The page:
The Christian County Health Department hosted a media conference call with several of the community’s leaders to urge Christian County residents to do their part to help slow the spread of COVID-19 and help the county get out of the red zone.

The meeting occurred just hours before CCHD announced yet another COVID-19-related death in the county.

In a press release, CCHD announced the county’s 39th COVID-related death, sharing that the deceased was a 94-year-old white female who had underlying health conditions.

CCHD Spokesperson Amanda Sweeney began the meeting by describing the rates at which Christian County is increasing in COVID positive cases.

“If we look at our numbers from Nov. 1 to the 18th — so looking at the beginning of November until (Wednesday) — we’re seeing an increase of about 29 cases per day,” Sweeney said. “If we keep on that trend, then from now and until the end of November, we’re looking at a potential 875 cases for the month of November and I believe that’s about a 27% increase from last month.”

Sweeney continued to share that the increase of cases is affecting the public health system throughout the entire county and asks the public to consider public health workers and protect each other from the virus.

She said that while it’s taking a toll on the entire health system, CCHD’s contact tracers are currently able to keep up with the demand of the job, but if cases continue to increase at the rates that they are, those contact tracers may not be able to keep up.

Sweeney said that once an individual is confirmed positive for the coronavirus, contact tracers begin an extensive investigation as well as provide the positive individual with guidelines.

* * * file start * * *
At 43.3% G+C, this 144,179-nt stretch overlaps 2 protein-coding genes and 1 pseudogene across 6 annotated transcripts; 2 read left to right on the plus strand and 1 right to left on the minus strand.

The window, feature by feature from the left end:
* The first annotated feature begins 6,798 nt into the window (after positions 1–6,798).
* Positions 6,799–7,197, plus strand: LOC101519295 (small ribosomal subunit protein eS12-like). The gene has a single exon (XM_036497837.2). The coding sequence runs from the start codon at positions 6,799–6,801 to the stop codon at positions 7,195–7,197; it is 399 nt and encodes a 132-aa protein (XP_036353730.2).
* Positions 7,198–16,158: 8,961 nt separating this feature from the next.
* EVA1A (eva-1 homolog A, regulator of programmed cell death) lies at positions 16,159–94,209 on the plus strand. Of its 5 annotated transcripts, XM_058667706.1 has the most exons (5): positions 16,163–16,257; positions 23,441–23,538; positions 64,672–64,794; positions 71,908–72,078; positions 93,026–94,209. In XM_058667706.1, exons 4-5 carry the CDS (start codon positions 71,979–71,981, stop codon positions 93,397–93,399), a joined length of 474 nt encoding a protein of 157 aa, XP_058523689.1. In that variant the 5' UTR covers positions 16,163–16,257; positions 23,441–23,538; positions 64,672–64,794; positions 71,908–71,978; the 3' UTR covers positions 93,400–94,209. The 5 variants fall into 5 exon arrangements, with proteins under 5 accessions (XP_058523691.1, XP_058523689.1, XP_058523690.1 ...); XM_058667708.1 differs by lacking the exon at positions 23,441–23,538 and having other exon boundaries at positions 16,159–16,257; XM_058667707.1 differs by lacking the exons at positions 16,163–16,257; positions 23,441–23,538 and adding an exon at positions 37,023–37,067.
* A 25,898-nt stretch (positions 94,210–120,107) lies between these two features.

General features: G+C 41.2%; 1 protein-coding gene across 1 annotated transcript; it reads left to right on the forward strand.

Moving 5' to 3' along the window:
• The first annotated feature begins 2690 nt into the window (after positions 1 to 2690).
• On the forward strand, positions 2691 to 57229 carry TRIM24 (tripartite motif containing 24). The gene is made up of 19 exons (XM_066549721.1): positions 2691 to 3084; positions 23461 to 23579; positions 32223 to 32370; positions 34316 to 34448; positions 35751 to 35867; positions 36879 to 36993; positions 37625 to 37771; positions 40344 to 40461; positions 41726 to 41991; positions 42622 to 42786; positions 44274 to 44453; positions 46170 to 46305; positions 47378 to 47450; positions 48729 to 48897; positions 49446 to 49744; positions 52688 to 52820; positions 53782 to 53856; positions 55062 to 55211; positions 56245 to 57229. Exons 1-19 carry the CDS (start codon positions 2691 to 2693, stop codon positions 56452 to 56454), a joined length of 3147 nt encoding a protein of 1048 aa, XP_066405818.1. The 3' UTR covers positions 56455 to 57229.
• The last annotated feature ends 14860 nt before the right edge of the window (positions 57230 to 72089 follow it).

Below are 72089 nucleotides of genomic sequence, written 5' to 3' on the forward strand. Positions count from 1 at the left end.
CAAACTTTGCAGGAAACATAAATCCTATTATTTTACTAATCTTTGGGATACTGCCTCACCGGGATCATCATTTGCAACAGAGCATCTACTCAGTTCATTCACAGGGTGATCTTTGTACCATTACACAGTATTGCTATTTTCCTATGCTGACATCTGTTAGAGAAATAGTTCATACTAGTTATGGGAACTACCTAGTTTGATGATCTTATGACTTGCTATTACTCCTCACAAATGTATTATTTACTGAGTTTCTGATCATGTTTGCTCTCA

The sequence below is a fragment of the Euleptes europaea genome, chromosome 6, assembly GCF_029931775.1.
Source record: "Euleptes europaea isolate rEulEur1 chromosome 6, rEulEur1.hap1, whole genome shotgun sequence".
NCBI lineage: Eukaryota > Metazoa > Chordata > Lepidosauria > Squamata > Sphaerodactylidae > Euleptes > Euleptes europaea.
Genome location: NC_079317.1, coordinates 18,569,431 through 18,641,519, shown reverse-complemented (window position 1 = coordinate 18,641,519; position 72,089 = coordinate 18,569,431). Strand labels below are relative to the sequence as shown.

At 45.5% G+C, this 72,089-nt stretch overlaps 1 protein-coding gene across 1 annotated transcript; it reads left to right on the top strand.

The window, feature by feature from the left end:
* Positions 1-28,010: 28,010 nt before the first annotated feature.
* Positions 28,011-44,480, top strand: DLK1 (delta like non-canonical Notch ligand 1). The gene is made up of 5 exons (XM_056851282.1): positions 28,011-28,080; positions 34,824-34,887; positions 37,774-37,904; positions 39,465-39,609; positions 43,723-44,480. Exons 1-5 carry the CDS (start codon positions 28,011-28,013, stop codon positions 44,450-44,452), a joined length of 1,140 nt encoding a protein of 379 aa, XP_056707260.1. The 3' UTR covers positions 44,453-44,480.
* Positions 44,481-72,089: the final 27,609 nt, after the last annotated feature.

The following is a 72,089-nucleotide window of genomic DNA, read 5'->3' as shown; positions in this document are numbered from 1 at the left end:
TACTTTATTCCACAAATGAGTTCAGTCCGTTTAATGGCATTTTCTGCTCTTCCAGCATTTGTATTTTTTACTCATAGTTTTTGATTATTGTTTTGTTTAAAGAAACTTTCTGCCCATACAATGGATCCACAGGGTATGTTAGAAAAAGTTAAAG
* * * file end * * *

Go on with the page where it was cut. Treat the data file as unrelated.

“Right now, I told you that we have about 378 active cases and if each case count has 10 direct contacts, that could potentially be about 3,780 individuals that we have to contact in most of those cases,” Sweeney said. “We’ve been fortunate to have additional help from the state with our contact tracers, but with these sharp rising numbers that we’ve seen, that team has even stretched and we’ve had to pull in additional health department staff to help with that to make sure we manage the program.”

She added that because of that demand, CCHD has had to pull staff from other health department areas, such as the clinic, environment program and health education program.

CCHD is not the only local department that the pandemic has taken a toll on.

Jennie Stuart Health’s Beth McCraw explained that the pandemic has caused an increase in hospital admissions.

“Oct. 11th is when we really reached our highest number of COVID positive patients that had been admitted and that was 24 patients,” she said. “Over the last couple of weeks we’ve started to see the admissions increase again. We have had as high as 29 COVID positive patients in the hospital since Nov. 11th.

“We have a constant influx of patients, it’s a constant turn — either they’re being admitted or they’re being discharged.”

McCraw continued to share that the hospital has seen a trend over the last seven months of an increased number of people coming into the emergency room that are very sick, whether they have the coronavirus or not.

She added that because of the pandemic, she believes some people may not be continuing their regular treatment out of concern for COVID, creating other problems that causes them to need to go to the hospital.

“We have seen over the past several months, both our non-critical care and critical care areas just having increased hospitalized patients that require longer lengths of stay and again, that’s either COVID or non-COVID,” McCraw said. “But, that does create that additional stress and increase the amount of patients within our facility.”

Public Health Director Kayla Bebout asked during the conference call that local businesses also do their part in requiring masks when patrons enter their businesses and enforce the mask mandate.

She added that CCHD has been able to cite some businesses that have not complied with the mandate, but the department does not have enough staff to check every business throughout the county for compliance.

Local leaders Christian County Judge-Executive Steve Tribble, Hopkinsville Mayo Wendell Lynch and Oak Grove Mayor Therese Jarvis all made similar requests to the public, asking Christian County residents to their part in wearing masks, social distance and follow all COVID-related guidelines to help slow the spread and to get the county out of the red zone.

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